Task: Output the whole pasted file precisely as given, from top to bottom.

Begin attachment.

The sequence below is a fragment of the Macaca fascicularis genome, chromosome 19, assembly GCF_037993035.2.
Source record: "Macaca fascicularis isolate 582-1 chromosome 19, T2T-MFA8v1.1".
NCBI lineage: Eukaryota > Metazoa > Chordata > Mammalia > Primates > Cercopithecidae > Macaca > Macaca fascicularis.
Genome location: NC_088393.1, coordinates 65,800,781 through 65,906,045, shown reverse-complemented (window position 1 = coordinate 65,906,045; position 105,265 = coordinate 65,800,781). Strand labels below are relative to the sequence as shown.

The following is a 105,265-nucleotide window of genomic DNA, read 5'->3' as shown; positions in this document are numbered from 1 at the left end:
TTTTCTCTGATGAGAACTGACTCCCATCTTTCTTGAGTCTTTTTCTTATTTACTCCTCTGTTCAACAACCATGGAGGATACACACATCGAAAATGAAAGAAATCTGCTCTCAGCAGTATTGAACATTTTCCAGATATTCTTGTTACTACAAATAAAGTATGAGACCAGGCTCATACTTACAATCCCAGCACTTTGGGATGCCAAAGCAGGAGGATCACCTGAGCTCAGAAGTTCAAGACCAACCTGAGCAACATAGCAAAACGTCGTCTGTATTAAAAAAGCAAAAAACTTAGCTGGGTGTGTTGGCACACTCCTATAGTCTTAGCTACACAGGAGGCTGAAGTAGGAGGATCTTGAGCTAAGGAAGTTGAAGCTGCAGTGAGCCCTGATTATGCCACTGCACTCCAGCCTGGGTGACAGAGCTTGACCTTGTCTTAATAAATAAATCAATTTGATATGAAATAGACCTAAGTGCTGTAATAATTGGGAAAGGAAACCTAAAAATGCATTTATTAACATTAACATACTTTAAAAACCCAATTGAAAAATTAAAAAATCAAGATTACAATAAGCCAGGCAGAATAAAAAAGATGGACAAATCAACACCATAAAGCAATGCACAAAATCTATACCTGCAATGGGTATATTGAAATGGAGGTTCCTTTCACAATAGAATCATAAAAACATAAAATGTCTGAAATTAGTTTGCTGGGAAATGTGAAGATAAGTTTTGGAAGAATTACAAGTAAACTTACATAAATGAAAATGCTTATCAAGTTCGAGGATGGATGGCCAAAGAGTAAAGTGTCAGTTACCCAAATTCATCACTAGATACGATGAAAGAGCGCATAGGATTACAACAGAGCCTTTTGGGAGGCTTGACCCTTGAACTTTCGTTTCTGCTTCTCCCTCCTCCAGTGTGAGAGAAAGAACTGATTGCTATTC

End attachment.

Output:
The sequence below is a fragment of the Macaca fascicularis genome, chromosome 19, assembly GCF_037993035.2.
Source record: "Macaca fascicularis isolate 582-1 chromosome 19, T2T-MFA8v1.1".
NCBI lineage: Eukaryota > Metazoa > Chordata > Mammalia > Primates > Cercopithecidae > Macaca > Macaca fascicularis.
Genome location: NC_088393.1, coordinates 65,800,781 through 65,906,045, shown reverse-complemented (window position 1 = coordinate 65,906,045; position 105,265 = coordinate 65,800,781). Strand labels below are relative to the sequence as shown.

The following is a 105,265-nucleotide window of genomic DNA, read 5'->3' as shown; positions in this document are numbered from 1 at the left end:
TTTTCTCTGATGAGAACTGACTCCCATCTTTCTTGAGTCTTTTTCTTATTTACTCCTCTGTTCAACAACCATGGAGGATACACACATCGAAAATGAAAGAAATCTGCTCTCAGCAGTATTGAACATTTTCCAGATATTCTTGTTACTACAAATAAAGTATGAGACCAGGCTCATACTTACAATCCCAGCACTTTGGGATGCCAAAGCAGGAGGATCACCTGAGCTCAGAAGTTCAAGACCAACCTGAGCAACATAGCAAAACGTCGTCTGTATTAAAAAAGCAAAAAACTTAGCTGGGTGTGTTGGCACACTCCTATAGTCTTAGCTACACAGGAGGCTGAAGTAGGAGGATCTTGAGCTAAGGAAGTTGAAGCTGCAGTGAGCCCTGATTATGCCACTGCACTCCAGCCTGGGTGACAGAGCTTGACCTTGTCTTAATAAATAAATCAATTTGATATGAAATAGACCTAAGTGCTGTAATAATTGGGAAAGGAAACCTAAAAATGCATTTATTAACATTAACATACTTTAAAAACCCAATTGAAAAATTAAAAAATCAAGATTACAATAAGCCAGGCAGAATAAAAAAGATGGACAAATCAACACCATAAAGCAATGCACAAAATCTATACCTGCAATGGGTATATTGAAATGGAGGTTCCTTTCACAATAGAATCATAAAAACATAAAATGTCTGAAATTAGTTTGCTGGGAAATGTGAAGATAAGTTTTGGAAGAATTACAAGTAAACTTACATAAATGAAAATGCTTATCAAGTTCGAGGATGGATGGCCAAAGAGTAAAGTGTCAGTTACCCAAATTCATCACTAGATACGATGAAAGAGCGCATAGGATTACAACAGAGCCTTTTGGGAGGCTTGACCCTTGAACTTTCGTTTCTGCTTCTCCCTCCTCCAGTGTGAGAGAAAGAACTGATTGCTATTC